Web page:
In many countries, journalists are being subjected to cyber-harassment campaigns designed to silence them because they question the information that the authorities provide about the Covid-19 epidemic. The cases examined by RSF show that these online hate campaigns, whether waged by troll armies, isolated individuals or political party supporters, are often encouraged by politicians and are not eliciting adequate responses from platforms.
There are many such campaigns in the Indian subcontinent. In India, the journalist Vidya Krishnan has constantly been subjected to sexist insults and threatened with assault, rape and murder on social media ever since she wrote an article describing the “callousness” of the Indian government’s response to Covid-19. In neighbouring Bangladesh, pro-government media have been accusing Pinaki Bhattacharya, a Bangladeshi blogger exiled in France, of spreading fake news about the government ever since he accused it of mishandling its response to the epidemic. In late March, he twice lost access to his Facebook profile for several days because Facebook was told that he was dead.
After the Afghan journalist Mortaza Behboudi covered the situation in the refugee camps on the Greek island of Lesbos for the Franco-German TV channel Arte, he was accused by Thanos Tzimeros, the head of the Recreate Greece party, of spreading “monstrous lies” and has been threatened with physical violence on Twitter ever since.
Europe has not been spared. In some cases politicians have encouraged the online attacks. Blaž Zgaga, a journalist who is RSF’s correspondent in Slovenia, has been subjected to threats fueled by the Slovenian prime minister ever since he filed a freedom of information request with the authorities in Ljubljana for information about their Covid-19 measures. Ana Lalić, a journalist with the Serbian news website Nova.rs, has been the target of a similar hate campaign. It began when a local hospital sued her for reporting that it lacked medical equipment. She has been threatened and hounded on social networks ever since, the Serbian prime minister has accused her of spreading fake news, and the harassment went one stage further on 15 April when paid ads with her name, photo and a description of her as “Public enemy No. 1” were found on apps download from Google Play Store.
In Spain, in the heart of the European Union, the far-right party VOX has stepped up its online harassment of critical journalists, especially La Sexta TV channel anchor Ana Pastor. Spanish fact-checkers have also been targeted since the start of the coronavirus crisis. Criticizing private-sector groups that profit from the pandemic is also proving dangerous. Ever since Salvo Palazzolo, a journalist with the Italian newspaper La Repubblica, reported that the brother of a jailed mafia boss was using the pandemic to increase his influence in low-income districts of Palermo, Palazzolo has been subjected to a wave of hate messages on social media, in which he has been called a “disgusting journalist” and a ”bastard,” and all journalists have been described as “worse than the coronavirus.”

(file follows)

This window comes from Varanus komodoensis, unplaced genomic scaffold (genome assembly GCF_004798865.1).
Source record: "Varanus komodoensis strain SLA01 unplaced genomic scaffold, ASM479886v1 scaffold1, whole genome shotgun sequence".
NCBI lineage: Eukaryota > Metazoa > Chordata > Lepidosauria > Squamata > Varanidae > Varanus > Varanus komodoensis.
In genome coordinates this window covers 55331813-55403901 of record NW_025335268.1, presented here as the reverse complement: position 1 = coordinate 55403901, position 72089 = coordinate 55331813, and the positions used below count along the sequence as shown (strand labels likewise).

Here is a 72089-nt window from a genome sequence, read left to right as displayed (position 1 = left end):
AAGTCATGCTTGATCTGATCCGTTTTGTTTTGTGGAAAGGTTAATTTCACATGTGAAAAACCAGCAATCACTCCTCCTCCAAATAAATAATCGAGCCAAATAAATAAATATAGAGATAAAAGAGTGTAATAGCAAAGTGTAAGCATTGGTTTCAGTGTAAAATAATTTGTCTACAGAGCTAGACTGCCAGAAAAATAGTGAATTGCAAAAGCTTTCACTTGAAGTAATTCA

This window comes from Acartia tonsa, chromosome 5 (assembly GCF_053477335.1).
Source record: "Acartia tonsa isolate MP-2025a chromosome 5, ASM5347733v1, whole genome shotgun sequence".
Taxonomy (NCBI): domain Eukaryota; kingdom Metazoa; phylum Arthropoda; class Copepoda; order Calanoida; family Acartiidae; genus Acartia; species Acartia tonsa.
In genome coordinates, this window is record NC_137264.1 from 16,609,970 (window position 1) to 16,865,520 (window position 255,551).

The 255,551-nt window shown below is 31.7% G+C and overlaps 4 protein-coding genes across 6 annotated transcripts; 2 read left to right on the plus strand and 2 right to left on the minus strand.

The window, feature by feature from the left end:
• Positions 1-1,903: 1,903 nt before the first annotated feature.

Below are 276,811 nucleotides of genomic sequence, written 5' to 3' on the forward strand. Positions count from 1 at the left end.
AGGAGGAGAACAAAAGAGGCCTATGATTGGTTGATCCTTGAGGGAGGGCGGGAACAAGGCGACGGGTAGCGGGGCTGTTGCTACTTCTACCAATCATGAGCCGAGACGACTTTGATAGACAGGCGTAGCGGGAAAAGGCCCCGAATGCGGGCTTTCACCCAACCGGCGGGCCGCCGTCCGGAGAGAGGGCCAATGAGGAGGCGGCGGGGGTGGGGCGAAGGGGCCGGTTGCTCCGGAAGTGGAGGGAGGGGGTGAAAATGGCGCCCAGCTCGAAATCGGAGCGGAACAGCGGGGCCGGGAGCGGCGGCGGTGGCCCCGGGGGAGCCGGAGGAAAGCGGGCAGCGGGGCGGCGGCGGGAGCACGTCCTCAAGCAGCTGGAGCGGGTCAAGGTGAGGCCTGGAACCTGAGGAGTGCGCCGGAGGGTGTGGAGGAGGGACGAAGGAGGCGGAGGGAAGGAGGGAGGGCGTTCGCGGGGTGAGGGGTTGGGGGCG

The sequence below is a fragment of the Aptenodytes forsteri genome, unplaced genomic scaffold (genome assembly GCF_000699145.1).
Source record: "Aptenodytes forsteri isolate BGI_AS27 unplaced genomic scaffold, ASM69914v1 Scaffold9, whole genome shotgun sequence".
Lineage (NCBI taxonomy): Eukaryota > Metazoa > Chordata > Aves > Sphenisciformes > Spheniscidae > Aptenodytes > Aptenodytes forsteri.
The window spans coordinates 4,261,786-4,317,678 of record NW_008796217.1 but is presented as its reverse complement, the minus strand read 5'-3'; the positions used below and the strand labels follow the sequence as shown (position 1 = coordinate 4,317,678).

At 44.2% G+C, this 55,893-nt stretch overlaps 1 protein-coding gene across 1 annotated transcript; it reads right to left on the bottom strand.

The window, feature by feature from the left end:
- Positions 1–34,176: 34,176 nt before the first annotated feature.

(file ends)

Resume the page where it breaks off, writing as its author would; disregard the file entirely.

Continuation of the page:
“It is very alarming to see politicians fomenting online hatred against journalists just because they are not covering the Covid-19 crisis as the politicians would like,” RSF secretary-general Christophe Deloire said. “The resulting online hate campaigns pose a serious threat to the safety of journalists and to democracies themselves. This unprecedented pandemic is a unique opportunity to resolve a systemic problem on online platforms. Aside from the Covid-19 crisis, the platforms must commit to greater transparency in the way they moderate content and what they do to combat harassment of journalists.”
Several platforms, including Twitter, Facebook and YouTube, announced in late March that, as a safety measure for their staff, they were stepping up their use of automated systems to detect and delete content of this kind, which infringes their moderation rules, and to disactivate the accounts involved.
However, these decisions could have a negative effect on journalists and on access to reliable news and information. Artificial intelligence’s limited ability to identify clearly illicit content underscores the important of human moderators. Furthermore, as a result of reducing the number of their moderators, some platforms have said they will only be able to examine the most potentially harmful content.
In the context of the pandemic, RSF calls on platforms to:
- Publicly commit to halt exclusively AI driven content moderation after the sanitary crisis. Algorithms can be an aid in content moderation, but must not make any decisions on the removal of content as they are not able to assess compliance with standards on freedom of expression and the context of content, and are therefore prone to misidentify legal content.
- Establish mechanisms to notify illegal contents, and increase the visibility of such mechanisms. Notification mechanisms must be transparent, user friendly and easily understandable.
- Strengthen mechanisms for appeal against content removal decisions. These mechanisms must as well be transparent, user friendly and easily understandable.
- Reporting mechanisms and appeal mechanisms should not be lengthened to discourage users from using them.
- Publish a post-covid-19 transparency report. This report should include data on moderation operations carried out at the request of governments, users or on their own initiative.
RSF has also formulated general recommendations for platforms.